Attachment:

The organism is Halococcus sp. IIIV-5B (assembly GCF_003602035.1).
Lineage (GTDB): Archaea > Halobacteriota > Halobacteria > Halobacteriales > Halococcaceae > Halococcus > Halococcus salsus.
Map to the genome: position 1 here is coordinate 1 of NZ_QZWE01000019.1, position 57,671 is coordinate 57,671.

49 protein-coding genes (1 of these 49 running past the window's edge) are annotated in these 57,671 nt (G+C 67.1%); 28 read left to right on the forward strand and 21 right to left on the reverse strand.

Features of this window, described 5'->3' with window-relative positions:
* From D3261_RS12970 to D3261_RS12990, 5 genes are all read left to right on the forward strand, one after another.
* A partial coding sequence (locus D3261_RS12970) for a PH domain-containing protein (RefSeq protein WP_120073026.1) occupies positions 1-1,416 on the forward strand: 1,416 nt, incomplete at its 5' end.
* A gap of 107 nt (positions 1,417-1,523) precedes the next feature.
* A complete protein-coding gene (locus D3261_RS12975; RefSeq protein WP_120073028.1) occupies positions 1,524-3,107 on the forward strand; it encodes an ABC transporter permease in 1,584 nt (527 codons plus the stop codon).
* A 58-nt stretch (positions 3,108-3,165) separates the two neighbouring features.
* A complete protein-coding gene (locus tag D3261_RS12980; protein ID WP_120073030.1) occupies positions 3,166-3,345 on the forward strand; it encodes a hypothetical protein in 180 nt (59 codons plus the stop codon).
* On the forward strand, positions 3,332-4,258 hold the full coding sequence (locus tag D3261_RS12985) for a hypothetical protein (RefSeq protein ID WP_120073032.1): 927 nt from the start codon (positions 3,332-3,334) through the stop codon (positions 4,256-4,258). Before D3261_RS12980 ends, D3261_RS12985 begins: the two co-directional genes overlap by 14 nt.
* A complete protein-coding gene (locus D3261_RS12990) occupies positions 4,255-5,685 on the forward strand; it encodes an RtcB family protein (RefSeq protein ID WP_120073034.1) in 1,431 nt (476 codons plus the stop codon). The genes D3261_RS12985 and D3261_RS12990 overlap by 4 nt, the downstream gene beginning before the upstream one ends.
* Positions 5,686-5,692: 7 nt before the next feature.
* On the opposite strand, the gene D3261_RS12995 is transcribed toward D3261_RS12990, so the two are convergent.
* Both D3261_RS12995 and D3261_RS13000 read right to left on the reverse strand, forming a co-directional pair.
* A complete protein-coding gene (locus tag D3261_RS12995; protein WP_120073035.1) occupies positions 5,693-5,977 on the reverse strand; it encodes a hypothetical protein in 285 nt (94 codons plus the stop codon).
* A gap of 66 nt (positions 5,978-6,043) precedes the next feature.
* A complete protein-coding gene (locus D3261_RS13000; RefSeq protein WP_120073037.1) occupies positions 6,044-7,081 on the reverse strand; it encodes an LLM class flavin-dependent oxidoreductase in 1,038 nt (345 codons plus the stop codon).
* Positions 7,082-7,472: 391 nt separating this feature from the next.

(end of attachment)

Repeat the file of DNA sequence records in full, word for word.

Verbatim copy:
The organism is Halococcus sp. IIIV-5B (assembly GCF_003602035.1).
Lineage (GTDB): Archaea > Halobacteriota > Halobacteria > Halobacteriales > Halococcaceae > Halococcus > Halococcus salsus.
Map to the genome: position 1 here is coordinate 1 of NZ_QZWE01000019.1, position 57,671 is coordinate 57,671.

49 protein-coding genes (1 of these 49 running past the window's edge) are annotated in these 57,671 nt (G+C 67.1%); 28 read left to right on the forward strand and 21 right to left on the reverse strand.

Features of this window, described 5'->3' with window-relative positions:
* From D3261_RS12970 to D3261_RS12990, 5 genes are all read left to right on the forward strand, one after another.
* A partial coding sequence (locus D3261_RS12970) for a PH domain-containing protein (RefSeq protein WP_120073026.1) occupies positions 1-1,416 on the forward strand: 1,416 nt, incomplete at its 5' end.
* A gap of 107 nt (positions 1,417-1,523) precedes the next feature.
* A complete protein-coding gene (locus D3261_RS12975; RefSeq protein WP_120073028.1) occupies positions 1,524-3,107 on the forward strand; it encodes an ABC transporter permease in 1,584 nt (527 codons plus the stop codon).
* A 58-nt stretch (positions 3,108-3,165) separates the two neighbouring features.
* A complete protein-coding gene (locus tag D3261_RS12980; protein ID WP_120073030.1) occupies positions 3,166-3,345 on the forward strand; it encodes a hypothetical protein in 180 nt (59 codons plus the stop codon).
* On the forward strand, positions 3,332-4,258 hold the full coding sequence (locus tag D3261_RS12985) for a hypothetical protein (RefSeq protein ID WP_120073032.1): 927 nt from the start codon (positions 3,332-3,334) through the stop codon (positions 4,256-4,258). Before D3261_RS12980 ends, D3261_RS12985 begins: the two co-directional genes overlap by 14 nt.
* A complete protein-coding gene (locus D3261_RS12990) occupies positions 4,255-5,685 on the forward strand; it encodes an RtcB family protein (RefSeq protein ID WP_120073034.1) in 1,431 nt (476 codons plus the stop codon). The genes D3261_RS12985 and D3261_RS12990 overlap by 4 nt, the downstream gene beginning before the upstream one ends.
* Positions 5,686-5,692: 7 nt before the next feature.
* On the opposite strand, the gene D3261_RS12995 is transcribed toward D3261_RS12990, so the two are convergent.
* Both D3261_RS12995 and D3261_RS13000 read right to left on the reverse strand, forming a co-directional pair.
* A complete protein-coding gene (locus tag D3261_RS12995; protein WP_120073035.1) occupies positions 5,693-5,977 on the reverse strand; it encodes a hypothetical protein in 285 nt (94 codons plus the stop codon).
* A gap of 66 nt (positions 5,978-6,043) precedes the next feature.
* A complete protein-coding gene (locus D3261_RS13000; RefSeq protein WP_120073037.1) occupies positions 6,044-7,081 on the reverse strand; it encodes an LLM class flavin-dependent oxidoreductase in 1,038 nt (345 codons plus the stop codon).
* Positions 7,082-7,472: 391 nt separating this feature from the next.